A Place To Be Wrong
When I was in secondary two, my mathematics teacher asked if my class if anyone wanted to participate in a mathematics competition outside of class. A few people volunteered, but I did not. I suppose at the time I might have been a bit self-conscious about participating in an activity that seemed like it wouldn’t be a popular thing to tell people you do. (Of course, I wouldn’t mind telling someone that I did that right now.)
However, my teacher was surprised that I did not volunteer, and she eventually asked me about it. I told her I just wasn’t that interested (which was true), but she insisted that I sign up. I told her I would think about it, and eventually, I did sign up.
I wasn’t quite sure what it was going to be like. Apparently, the competition was just a quiz between others in my grade who signed up. I did not know how well I would do, but I was confident that I could do well since I was one of the best mathematics students in my grade.
The day of the test came, and the rules were explained to us. The test was all multiple choice, and you’d get a certain number of points if you got a question right, and none if you got one wrong. However, there was a catch: to reduce simple guessing as a strategy, you would get some points if you left a question blank instead of choosing an answer (to a total of ten unanswered questions).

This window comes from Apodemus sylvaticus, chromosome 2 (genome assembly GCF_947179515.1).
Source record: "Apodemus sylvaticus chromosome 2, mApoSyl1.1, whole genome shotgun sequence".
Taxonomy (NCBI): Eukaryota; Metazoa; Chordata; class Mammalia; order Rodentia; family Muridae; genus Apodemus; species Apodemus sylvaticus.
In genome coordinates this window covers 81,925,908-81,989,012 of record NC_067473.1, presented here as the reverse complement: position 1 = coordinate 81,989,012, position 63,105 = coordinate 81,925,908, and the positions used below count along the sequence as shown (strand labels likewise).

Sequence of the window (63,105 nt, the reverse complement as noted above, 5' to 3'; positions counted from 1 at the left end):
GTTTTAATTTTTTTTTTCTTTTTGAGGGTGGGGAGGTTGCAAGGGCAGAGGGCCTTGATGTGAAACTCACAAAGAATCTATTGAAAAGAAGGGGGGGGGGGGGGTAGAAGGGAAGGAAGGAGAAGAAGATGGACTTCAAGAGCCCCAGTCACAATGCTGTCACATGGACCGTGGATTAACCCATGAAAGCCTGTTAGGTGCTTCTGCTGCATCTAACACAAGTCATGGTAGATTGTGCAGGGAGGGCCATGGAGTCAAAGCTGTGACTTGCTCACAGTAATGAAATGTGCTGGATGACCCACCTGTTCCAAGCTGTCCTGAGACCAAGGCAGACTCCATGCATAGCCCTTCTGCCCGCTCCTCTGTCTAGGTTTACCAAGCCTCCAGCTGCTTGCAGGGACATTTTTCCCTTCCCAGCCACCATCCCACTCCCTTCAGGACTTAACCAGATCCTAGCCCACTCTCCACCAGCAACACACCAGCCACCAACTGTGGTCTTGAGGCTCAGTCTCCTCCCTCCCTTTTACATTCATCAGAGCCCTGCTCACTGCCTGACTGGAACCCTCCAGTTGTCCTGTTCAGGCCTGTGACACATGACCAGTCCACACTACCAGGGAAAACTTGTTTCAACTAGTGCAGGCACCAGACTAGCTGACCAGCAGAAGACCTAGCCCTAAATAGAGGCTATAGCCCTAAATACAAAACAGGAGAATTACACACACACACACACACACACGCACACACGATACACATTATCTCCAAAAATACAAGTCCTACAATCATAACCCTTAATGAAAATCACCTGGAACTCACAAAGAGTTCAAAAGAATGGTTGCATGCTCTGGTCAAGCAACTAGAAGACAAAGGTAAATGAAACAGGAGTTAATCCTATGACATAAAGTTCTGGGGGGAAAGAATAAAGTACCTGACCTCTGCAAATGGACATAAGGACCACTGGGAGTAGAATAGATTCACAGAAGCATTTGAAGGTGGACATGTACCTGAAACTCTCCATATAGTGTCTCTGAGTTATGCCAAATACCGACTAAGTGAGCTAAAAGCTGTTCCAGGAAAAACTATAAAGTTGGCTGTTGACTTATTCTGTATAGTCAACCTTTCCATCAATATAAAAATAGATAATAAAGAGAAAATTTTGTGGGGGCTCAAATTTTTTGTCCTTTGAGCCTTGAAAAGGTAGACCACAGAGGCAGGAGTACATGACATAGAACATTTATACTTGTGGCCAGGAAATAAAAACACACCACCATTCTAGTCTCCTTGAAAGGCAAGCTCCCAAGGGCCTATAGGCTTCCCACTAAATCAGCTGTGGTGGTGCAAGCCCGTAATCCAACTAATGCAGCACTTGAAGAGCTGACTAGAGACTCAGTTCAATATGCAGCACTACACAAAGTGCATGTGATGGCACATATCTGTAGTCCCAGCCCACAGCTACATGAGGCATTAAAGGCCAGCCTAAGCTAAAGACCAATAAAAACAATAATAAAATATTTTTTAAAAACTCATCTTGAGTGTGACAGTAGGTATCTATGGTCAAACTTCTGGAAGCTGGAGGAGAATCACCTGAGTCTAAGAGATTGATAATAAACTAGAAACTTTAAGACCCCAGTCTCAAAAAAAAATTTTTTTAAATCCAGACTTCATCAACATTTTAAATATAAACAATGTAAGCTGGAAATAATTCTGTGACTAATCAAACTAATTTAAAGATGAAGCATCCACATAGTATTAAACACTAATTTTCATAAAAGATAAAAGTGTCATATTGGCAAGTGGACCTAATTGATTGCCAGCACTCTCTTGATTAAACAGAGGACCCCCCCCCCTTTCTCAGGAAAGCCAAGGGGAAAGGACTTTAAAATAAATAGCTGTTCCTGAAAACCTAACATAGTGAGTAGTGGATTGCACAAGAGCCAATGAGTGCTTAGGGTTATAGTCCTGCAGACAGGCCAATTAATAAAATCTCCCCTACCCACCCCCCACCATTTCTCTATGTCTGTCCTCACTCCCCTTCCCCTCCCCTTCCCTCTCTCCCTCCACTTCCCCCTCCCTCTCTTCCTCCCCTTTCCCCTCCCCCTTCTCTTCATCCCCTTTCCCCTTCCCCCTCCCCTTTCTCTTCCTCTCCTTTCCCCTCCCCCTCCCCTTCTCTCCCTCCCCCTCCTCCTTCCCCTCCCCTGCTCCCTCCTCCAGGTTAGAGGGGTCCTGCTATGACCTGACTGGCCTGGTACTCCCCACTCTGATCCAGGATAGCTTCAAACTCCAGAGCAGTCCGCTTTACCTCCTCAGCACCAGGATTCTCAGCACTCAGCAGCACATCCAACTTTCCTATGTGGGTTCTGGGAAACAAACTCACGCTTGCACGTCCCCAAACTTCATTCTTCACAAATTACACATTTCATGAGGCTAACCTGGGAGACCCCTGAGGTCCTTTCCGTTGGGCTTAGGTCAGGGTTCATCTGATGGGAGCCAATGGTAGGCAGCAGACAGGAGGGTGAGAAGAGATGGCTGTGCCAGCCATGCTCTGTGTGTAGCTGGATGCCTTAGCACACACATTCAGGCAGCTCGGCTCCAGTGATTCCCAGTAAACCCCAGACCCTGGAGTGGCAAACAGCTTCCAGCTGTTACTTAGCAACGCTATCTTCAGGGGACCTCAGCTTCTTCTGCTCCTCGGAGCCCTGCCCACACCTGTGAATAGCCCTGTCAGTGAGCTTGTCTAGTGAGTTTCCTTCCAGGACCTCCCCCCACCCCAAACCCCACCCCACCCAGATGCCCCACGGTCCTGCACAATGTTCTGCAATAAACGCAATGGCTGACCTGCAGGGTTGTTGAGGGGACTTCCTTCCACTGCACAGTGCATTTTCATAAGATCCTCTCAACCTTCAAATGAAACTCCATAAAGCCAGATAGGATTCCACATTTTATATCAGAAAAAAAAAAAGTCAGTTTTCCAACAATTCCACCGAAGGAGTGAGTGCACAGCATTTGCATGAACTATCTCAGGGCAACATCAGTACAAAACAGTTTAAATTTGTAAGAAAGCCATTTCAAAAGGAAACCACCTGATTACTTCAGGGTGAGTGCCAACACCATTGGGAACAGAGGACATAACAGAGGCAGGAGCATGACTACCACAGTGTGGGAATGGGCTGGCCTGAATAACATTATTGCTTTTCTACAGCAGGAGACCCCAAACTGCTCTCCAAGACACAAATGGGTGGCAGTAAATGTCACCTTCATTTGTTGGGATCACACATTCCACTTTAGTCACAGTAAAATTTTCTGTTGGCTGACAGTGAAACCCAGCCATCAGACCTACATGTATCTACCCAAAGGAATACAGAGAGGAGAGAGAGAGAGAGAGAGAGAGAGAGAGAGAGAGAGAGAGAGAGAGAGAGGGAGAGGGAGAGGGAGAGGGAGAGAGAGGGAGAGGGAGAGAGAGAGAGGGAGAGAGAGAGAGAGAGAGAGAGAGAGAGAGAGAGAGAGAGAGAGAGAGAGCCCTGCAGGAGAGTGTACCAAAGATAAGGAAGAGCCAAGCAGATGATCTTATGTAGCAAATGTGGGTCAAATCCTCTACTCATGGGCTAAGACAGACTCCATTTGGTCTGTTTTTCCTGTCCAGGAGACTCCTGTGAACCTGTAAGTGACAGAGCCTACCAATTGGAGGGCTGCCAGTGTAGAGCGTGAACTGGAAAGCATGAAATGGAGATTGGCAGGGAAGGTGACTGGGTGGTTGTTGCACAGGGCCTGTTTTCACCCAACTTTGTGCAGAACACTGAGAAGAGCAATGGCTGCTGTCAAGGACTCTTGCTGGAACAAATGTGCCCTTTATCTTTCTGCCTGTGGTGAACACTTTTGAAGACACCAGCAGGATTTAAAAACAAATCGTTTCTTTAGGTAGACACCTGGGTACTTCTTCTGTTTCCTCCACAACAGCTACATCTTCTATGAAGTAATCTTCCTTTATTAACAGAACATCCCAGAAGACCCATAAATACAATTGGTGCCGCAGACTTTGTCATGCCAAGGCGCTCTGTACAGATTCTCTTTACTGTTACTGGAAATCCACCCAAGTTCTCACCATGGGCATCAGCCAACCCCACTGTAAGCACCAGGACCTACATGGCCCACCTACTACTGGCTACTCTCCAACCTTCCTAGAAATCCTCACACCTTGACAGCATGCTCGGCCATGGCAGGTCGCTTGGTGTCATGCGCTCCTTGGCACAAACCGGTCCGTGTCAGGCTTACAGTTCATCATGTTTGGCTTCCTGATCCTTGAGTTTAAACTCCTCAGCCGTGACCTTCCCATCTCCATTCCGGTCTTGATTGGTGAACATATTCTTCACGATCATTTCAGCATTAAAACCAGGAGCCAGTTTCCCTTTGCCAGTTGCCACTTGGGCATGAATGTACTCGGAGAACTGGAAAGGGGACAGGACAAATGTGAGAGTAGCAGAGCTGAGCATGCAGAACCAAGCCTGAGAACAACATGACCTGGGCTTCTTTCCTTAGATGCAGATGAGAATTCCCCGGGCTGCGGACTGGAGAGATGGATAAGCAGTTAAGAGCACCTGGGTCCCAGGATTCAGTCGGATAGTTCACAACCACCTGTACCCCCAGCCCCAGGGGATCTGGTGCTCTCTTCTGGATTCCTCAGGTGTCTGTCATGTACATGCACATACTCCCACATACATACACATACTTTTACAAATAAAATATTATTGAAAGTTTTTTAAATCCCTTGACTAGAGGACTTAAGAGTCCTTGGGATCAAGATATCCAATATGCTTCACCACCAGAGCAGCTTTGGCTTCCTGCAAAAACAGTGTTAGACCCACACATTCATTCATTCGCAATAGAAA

With the rules explained, I dug into the test. It was designed such that the first questions were fairly trivial, and the ones further along became more and more difficult. I answered the first questions with little problems, but I slowly began to have trouble getting the answer for the next questions. It was frustrating because I had almost no idea what to do on these questions. I was baffled. Not wanting to take a chance, I did what I would never do on a test and skipped the question.
I remember at the end of the competition thinking, “There’s no way that I could win. I skipped so many questions that I’m sure someone else did better than me.” I then talked to one of my friends and asked how the test went. He told me that it went great.
Confused, I asked, “How many questions did you skip?”
“Maybe two,” he answered.
“Two?” I said in disbelief. “Man, I must have skipped at least five questions.”
Miraculously, I did end up winning, and I continued winning throughout the rest of secondary school. Each time, I would wonder how in the world I won when I skipped so many questions. I was forced to conclude that either everyone else made a lot more mistakes than I or that I skipped more questions than they did and got more points, or some sort of combination of the two.
As I competed later on in secondary school, I started to actually enjoy these quizzes. While usual tests were stressful since I knew I always had to perform perfectly, I knew that I could “drop the ball” a little bit on these quizzes and it wouldn’t be the end of the world. This gave me a lot more satisfaction during the competitions.